G: Knowing that Steve Martin co-wrote this I expected more wit and a little more comedy and creativity as far as the story and lyrics. I think what they were trying to do was create a story about the American South, and a little slice of life but they didn’t quite pull that off.

K: Yes! I can’t quite put my finger on it, but I was underwhelmed. The elements of this musical from the side stories, to the going back and forth in time, to the large dancing ensemble who were awkwardly integrated into scenes, just didn’t quite harmonize. Definitely nothing groundbreaking to see here and frankly we expected more from you, Steve Martin.

G: It’s true, we expected more from you Steve, but we still love you.

The Verdict: Go to see Tony nominated actress Carmen Cusack sing the hell out Steve Martin’s songs. If you like the bluegrass style of music and melodrama then this is going to be a toe-taping, tear jerking good time.

The Drama Talk: We knew Steve Martin had a bluegrass musical side, which comes through beautifully in this show, but his thought provoking, witty and moving writing style doesn’t. Where this show shines is in its extremely likable lead character, Alice Murphy (Carmen Cusack), as well as the set and costume design. The rotating shack that housed the bluegrass band was well done and whimsical, where the costumes really took you back to the 20’s and 40’s. Overall this musical is an enjoyable and entertaining experience.

The Drinks: Since this was about a time where a lot of things were forbidden going to an unmarked somewhat secret bar seemed appropriate. Good think less than a block away from the theater there is Benjamin Cooper that has that speakeasy feel and great cocktails.

Bright Star plays through December 17th at the Curran. Tickets range are $39-$145 and can be purchased on their website. Right now there are tickets available on Goldstar.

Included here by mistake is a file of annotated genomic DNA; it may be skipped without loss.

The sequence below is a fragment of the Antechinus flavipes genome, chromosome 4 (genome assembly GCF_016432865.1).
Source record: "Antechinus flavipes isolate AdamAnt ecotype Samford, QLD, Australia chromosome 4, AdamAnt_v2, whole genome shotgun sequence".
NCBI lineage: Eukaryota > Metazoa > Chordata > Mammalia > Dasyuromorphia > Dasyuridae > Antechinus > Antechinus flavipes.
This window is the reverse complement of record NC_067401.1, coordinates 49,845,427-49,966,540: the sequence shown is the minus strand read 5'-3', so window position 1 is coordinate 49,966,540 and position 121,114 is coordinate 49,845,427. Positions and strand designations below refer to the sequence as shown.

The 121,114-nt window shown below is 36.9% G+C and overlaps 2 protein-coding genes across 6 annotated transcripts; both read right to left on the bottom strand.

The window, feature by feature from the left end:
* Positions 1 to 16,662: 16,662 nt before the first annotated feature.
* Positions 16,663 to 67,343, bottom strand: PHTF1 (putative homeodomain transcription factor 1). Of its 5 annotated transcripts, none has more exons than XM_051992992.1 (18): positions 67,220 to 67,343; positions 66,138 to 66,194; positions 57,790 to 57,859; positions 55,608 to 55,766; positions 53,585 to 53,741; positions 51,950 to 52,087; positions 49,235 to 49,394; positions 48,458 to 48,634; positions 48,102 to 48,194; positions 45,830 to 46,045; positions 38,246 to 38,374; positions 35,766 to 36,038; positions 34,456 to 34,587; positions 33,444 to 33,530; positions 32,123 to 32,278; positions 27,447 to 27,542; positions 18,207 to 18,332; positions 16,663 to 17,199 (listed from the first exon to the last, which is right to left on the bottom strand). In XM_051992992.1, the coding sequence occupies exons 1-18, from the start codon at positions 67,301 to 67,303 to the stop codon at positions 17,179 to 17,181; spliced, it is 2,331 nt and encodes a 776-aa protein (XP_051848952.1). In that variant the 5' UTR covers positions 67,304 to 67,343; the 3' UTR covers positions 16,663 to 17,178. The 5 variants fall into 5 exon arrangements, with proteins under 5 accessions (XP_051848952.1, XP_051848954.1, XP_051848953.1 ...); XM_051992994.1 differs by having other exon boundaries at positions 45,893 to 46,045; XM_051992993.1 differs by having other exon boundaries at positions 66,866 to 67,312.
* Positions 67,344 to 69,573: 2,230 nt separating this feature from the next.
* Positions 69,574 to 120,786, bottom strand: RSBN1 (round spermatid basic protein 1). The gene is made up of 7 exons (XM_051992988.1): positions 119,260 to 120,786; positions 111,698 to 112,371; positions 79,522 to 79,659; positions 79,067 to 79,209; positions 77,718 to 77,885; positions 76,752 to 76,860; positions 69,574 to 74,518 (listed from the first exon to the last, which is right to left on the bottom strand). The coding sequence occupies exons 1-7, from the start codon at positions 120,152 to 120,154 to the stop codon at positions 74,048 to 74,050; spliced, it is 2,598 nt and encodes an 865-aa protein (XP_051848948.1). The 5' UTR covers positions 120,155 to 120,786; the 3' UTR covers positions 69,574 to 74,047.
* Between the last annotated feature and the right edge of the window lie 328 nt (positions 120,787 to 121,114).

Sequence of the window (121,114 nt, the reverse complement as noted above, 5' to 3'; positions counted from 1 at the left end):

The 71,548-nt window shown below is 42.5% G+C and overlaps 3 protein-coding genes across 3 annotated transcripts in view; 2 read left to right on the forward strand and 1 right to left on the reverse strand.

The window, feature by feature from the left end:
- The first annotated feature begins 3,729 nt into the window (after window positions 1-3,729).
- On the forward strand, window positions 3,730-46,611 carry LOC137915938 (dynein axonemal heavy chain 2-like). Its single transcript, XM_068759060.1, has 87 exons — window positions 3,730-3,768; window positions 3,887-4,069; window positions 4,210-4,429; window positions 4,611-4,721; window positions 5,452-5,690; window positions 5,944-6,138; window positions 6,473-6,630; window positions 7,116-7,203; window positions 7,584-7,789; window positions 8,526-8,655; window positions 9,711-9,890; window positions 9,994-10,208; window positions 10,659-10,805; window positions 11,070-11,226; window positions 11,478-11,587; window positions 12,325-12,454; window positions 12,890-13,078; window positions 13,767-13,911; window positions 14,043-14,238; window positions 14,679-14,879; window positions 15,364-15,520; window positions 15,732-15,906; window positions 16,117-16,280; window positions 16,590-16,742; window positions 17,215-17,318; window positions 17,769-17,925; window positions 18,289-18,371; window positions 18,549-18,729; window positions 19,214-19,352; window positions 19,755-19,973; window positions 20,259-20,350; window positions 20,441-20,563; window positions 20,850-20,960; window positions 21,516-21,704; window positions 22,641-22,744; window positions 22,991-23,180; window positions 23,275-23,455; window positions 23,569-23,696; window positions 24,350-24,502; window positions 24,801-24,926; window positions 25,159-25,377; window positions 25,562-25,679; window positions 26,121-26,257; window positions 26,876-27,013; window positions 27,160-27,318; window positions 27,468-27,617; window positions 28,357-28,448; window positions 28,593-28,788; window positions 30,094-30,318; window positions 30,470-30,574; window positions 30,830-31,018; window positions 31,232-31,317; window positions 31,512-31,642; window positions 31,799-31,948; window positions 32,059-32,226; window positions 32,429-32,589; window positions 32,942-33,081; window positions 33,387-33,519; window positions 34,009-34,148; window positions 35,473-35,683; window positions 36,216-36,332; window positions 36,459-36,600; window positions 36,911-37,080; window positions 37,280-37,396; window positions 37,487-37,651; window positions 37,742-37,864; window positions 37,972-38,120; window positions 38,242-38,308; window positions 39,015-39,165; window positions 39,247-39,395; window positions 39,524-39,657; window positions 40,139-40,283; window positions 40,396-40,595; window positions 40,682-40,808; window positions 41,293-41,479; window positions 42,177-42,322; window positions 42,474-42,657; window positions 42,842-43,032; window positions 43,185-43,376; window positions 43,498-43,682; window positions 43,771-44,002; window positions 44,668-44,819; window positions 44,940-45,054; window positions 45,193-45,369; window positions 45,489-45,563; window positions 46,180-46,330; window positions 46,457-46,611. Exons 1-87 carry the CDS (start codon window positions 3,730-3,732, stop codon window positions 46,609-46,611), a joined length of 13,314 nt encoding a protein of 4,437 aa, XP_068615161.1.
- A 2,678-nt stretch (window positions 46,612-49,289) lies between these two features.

Drama Talk & Drinks: Totes Blessed – “we’re kinda ‘basic bitches’”

It’s good to to be able to laugh at ourselves, especially our #bestlife Instagram personas. Which is what drew us to Totes Blessed the new sketch show by Chardonnay Comedy now playing at PianoFight. The show promised  ”a safe space to unpack what being basic even means” which sounded like a pretty hilarious way to spend a night of Drama Talk and Drinks.

Totes Blessed

Brittany: That was so fun. It’s sketch, so not every bit was a winner, but generally I had a great time.

Katie: I was genuinely entertained. I would have loved a little more diversity in the ladies in the group. I felt like they were making fun of a very white privileged lifestyle. The message of the show was also a little unclear. The first quarter they make fun of being a “basic bitch” and then they say it’s okay to be “basic” because we should empower women to be themselves and not judge them for loving the things the love, like brunch. Then they made fun of being basic some more.

B: Part of me feels like they were just acknowledging the fact that yeah, we’re kinda “basic bitches” and we recognize that. We like “basic bitch” things like pumpkin spice everything, and juice cleanses, and group colonics, and posting inspirational quotes on social media. We know it’s ridiculous, but that’s still just us. I agree it was a mixed message, but I think that’s okay. It’s not a super feminist piece or a very deep show, but it’s still a lot of fun. It’s not going to change the world or the environment…oh that poor polar bear.

K: When it got shot it was really funny though. Also that LA yoga-girl podcast sketch was amazing. I feel like that one also did a good job calling out their whiteness.

B: Yeah, that was hilarious. I also liked the Ivanka and Melania Trump Thanksgiving skit, and the Tilden Swinton on Sesame Street sketch was the funniest thing I’ve seen in a long time.

The Verdict: Great for a ladies night out. If you are a white women between the ages of 25-35 you will for sure enjoy this show. Generally if you’re in your 20s or 30s and living in SF you’ll probably think this is pretty funny.

The Drama Talk: The Chardonnay Comedy troupe is a filled with a bunch of very funny Bay Area 20/30 something women, and that is the experience that this show draws from. As Bay Area 30 something cis-women ourselves, we thought it was pretty hilarious, as did our dates (two white Bay Area 30 something cis-men). We don’t think our grandparents would find this show very funny, since they wouldn’t get the references, but that’s part of what makes this show so fun. It holds up a carnival mirror to our culture, and forces us to laugh at ourselves.